Last weekend I made the trip over to Kentucky for Ironman Louisville. The final weeks leading into the race had gone really well and I was looking forward to racing long again. The race director told us at the pro meeting that the water temperature taken that morning was 86 degrees. That meant the swim would have similar conditions to swimming a hard set at many YMCA pools that I've frequented. I struggle a bit in warm wetsuit swims and usually non-wetsuit swims avoid this problem entirely, but 86 degrees is warm even if you could do the swim naked.
Nevertheless, I wanted to start the swim at a fast pace to try and hold feet to the turnaround (800m) while the swim went up current. Unfortunately I only made it to 400 meters before my head felt like it was about to explode. It might have come from the heat or it might have come from Ambrose's pace. At any rate, I slowed way down to the turnaround and had to spend a little while regrouping as I started the swim back to Louisville. Unfortunately this allowed Chris (eventual winner) to have nearly two minutes on me as we headed out of T2. Not the race start I wanted.
I started to roll out of transition and within about 10K of riding Patrick Evoe (2nd on the day) caught me and we proceeded to ride together. At IM Texas, Pat and I shared a lot of pace making on the bike and I had hoped we might do the same given the situation we were currently in. However, I was really struggling to keep up and after 30 minutes or so I simply let him go. Once again, not the start of the day that I wanted.
At this point in the day I was struggling a bit to keep my head in the game. Basically, I was having a difficult time dealing with my level of discomfort. That's the best way I can describe it. So I turned my power meter off and proceeded to put my head down and ride. I just rode along by feel and did everything I could to try and ride as smart and as fast as possible.
Coming into town I could see Romain which was the first sign of life (from the pro race) I had see in several hours. That perked me up a little bit. At least I caught someone before the bike was over.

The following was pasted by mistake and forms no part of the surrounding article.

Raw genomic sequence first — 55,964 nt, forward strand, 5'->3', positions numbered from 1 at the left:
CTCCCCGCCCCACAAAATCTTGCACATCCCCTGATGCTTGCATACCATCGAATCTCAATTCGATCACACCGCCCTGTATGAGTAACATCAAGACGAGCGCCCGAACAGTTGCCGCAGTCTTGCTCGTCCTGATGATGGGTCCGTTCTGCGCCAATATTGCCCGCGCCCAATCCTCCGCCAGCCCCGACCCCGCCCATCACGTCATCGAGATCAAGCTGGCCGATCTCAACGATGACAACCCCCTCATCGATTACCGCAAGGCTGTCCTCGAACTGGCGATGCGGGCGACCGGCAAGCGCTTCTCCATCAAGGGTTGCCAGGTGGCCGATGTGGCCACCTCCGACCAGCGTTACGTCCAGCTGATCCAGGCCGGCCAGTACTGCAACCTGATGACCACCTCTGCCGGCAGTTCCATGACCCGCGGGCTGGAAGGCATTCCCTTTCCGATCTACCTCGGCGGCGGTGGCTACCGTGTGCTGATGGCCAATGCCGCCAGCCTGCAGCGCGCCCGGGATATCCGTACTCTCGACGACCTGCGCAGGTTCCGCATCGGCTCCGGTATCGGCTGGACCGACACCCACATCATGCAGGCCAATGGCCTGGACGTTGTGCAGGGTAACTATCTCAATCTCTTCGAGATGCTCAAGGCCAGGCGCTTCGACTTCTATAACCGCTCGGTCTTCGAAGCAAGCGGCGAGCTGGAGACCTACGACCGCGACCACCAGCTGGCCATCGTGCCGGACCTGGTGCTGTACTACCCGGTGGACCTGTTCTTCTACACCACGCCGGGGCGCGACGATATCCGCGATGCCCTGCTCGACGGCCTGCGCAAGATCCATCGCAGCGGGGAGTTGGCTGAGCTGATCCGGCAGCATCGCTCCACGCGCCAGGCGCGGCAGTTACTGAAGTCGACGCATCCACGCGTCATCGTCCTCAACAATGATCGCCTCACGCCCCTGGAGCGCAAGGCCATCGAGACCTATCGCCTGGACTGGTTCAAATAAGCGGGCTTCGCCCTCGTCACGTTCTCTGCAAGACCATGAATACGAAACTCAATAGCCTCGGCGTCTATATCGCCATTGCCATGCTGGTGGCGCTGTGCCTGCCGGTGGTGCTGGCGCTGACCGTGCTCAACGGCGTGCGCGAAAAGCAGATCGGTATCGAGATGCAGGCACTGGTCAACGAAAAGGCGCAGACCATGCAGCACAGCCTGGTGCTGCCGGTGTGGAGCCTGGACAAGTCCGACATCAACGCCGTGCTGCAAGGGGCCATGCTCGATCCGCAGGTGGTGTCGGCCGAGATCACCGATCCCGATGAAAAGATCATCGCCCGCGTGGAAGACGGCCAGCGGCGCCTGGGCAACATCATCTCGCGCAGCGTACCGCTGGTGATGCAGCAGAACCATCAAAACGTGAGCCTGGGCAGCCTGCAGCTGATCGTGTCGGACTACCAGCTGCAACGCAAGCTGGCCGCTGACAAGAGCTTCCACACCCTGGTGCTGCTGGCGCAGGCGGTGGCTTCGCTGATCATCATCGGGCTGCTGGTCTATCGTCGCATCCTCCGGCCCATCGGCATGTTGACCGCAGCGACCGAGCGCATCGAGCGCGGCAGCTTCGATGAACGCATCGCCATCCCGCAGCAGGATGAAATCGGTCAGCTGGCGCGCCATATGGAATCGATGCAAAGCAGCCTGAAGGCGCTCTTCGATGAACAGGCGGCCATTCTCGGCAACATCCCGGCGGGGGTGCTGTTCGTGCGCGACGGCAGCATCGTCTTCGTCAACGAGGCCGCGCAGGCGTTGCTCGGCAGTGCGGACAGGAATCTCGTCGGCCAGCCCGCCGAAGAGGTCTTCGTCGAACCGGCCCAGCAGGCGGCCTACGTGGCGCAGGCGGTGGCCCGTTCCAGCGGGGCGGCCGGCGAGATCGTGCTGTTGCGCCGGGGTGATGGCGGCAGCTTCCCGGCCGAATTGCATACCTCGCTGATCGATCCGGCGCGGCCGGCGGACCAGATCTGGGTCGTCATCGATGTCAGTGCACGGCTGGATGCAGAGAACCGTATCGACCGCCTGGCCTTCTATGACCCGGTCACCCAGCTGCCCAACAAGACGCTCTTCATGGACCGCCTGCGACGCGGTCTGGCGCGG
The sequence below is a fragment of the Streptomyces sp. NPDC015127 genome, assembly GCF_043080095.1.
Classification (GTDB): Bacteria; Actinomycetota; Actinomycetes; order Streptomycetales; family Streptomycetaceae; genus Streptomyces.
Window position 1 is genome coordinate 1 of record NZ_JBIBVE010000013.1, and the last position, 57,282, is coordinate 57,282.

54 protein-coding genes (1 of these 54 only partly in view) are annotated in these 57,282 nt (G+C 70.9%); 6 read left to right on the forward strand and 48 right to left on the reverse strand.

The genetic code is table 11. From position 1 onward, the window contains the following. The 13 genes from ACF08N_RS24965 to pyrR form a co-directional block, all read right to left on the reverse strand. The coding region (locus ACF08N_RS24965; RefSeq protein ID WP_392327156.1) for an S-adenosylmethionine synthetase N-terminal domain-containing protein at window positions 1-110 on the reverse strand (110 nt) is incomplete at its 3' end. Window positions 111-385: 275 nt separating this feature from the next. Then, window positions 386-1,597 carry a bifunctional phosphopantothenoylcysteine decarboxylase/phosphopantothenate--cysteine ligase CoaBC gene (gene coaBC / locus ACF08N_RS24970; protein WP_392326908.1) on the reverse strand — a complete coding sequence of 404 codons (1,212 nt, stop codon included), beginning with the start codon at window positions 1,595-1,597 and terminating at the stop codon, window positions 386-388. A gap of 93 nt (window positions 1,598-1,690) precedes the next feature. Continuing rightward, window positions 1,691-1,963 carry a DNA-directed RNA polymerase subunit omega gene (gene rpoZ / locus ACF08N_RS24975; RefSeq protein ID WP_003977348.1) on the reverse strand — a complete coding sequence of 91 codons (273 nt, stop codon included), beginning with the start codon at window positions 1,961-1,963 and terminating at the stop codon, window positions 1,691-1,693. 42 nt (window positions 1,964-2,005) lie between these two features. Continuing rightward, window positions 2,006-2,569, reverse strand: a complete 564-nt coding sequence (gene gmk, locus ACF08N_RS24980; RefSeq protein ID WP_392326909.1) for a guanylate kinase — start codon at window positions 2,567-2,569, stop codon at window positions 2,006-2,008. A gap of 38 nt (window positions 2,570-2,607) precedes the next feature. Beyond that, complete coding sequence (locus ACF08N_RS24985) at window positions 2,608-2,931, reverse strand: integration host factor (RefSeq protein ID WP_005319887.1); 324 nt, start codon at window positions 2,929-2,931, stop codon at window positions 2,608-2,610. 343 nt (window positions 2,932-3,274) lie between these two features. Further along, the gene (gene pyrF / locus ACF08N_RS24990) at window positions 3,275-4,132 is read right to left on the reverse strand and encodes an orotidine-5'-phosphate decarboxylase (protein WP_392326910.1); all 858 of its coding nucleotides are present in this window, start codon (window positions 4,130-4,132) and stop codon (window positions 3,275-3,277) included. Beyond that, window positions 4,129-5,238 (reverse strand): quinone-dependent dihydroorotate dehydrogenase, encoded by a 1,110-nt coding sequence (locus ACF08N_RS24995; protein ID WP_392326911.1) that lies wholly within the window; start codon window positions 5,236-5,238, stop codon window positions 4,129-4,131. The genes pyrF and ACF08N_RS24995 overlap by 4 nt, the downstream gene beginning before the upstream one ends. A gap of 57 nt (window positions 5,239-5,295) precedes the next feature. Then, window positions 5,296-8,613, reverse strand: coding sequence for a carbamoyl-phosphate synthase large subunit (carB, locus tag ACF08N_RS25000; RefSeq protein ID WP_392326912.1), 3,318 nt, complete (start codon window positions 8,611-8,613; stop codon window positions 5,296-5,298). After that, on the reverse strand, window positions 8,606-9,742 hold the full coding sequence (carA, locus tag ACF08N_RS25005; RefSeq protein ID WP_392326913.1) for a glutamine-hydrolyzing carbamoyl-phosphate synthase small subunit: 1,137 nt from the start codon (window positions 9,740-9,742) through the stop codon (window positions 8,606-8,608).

I transitioned quickly and headed out to run. The run starts with a short out-and-back so I was able to get a glimpse of what might be happening up the road. As I approached the first turnaround I could see Pat running strong, but I was feeling good and I thought that a 3-minute gap was within my reach.
The miles started ticking by and as I approached the next turnaround I could Chris in 1st, Paul in Second, and Pat in third. At this point, not much had changed and everyone looked pretty good.
As we got back into town (mile 14) I moved into 3rd and Pat had moved into 2nd since Ambrose had decided to call it a day. I kept running to my best ability and I was trying with all my power to break Pat and move into second. As I neared the mile 21 marker, I got a final split of 2:44. With 21 miles I'd essentially only taken a handful of seconds out of him. At this point, I figured that my chances of moving up were likely gone and I was now just running for myself (and for time).
I crossed the line in third in 8:34:35. All I could do. I can't really look back on the race and find a lot of time that I could have made up. Chris and Pat both raced better than I did and my hats off to them for their great races.
There were a lot of notable performances from Endurance Corner athletes, coaches, and camp veterans.
Sue Aquila sets a new PR and runs the fastest marathon in her Age Group.
Tom Goth finishes 2nd in his Age Group and qualifies for Kona.
Jeff Shilt finishes 4th in his Age Group and qualifies for Kona for second time this year.
John Shilt sets a PR, breaks 10 hours, and breaks 4 hours on the marathon for the first time.
Brady DeHoust runs a 3:07 marathon and finishes 2nd in his Age Group.
Paul Linck finishes 2nd in his Age Group.
Coach Marilyn McDonald returns to Ironman after a four year break and finishes 7th Overall.
All in all, it was a lot of fun to race alongside these other great athletes and I just wanted take a moment and say congratulations to all of you.